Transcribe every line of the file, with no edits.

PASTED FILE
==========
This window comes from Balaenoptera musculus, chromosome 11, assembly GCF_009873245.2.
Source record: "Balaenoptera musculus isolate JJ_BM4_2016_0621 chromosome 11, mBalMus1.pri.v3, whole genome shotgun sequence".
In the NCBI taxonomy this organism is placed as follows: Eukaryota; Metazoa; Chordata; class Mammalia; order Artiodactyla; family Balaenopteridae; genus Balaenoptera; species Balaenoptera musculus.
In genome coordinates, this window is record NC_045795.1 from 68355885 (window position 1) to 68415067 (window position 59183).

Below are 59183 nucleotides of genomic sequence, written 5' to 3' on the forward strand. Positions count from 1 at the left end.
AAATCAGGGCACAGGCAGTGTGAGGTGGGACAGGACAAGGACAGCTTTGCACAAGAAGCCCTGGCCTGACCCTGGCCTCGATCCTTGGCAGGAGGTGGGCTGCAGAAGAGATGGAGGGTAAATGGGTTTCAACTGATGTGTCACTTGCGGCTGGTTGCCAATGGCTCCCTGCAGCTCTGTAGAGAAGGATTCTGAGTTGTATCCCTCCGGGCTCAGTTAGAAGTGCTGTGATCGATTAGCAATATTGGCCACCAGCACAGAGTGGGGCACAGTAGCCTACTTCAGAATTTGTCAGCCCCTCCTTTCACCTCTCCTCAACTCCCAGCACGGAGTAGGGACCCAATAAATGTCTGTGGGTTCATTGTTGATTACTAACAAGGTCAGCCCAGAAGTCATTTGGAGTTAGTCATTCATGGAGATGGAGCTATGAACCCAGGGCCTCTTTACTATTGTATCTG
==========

This window comes from Balaenoptera musculus, chromosome 11, assembly GCF_009873245.2.
Source record: "Balaenoptera musculus isolate JJ_BM4_2016_0621 chromosome 11, mBalMus1.pri.v3, whole genome shotgun sequence".
In the NCBI taxonomy this organism is placed as follows: Eukaryota; Metazoa; Chordata; class Mammalia; order Artiodactyla; family Balaenopteridae; genus Balaenoptera; species Balaenoptera musculus.
In genome coordinates, this window is record NC_045795.1 from 68355885 (window position 1) to 68415067 (window position 59183).

Below are 59183 nucleotides of genomic sequence, written 5' to 3' on the forward strand. Positions count from 1 at the left end.
AAATCAGGGCACAGGCAGTGTGAGGTGGGACAGGACAAGGACAGCTTTGCACAAGAAGCCCTGGCCTGACCCTGGCCTCGATCCTTGGCAGGAGGTGGGCTGCAGAAGAGATGGAGGGTAAATGGGTTTCAACTGATGTGTCACTTGCGGCTGGTTGCCAATGGCTCCCTGCAGCTCTGTAGAGAAGGATTCTGAGTTGTATCCCTCCGGGCTCAGTTAGAAGTGCTGTGATCGATTAGCAATATTGGCCACCAGCACAGAGTGGGGCACAGTAGCCTACTTCAGAATTTGTCAGCCCCTCCTTTCACCTCTCCTCAACTCCCAGCACGGAGTAGGGACCCAATAAATGTCTGTGGGTTCATTGTTGATTACTAACAAGGTCAGCCCAGAAGTCATTTGGAGTTAGTCATTCATGGAGATGGAGCTATGAACCCAGGGCCTCTTTACTATTGTATCTG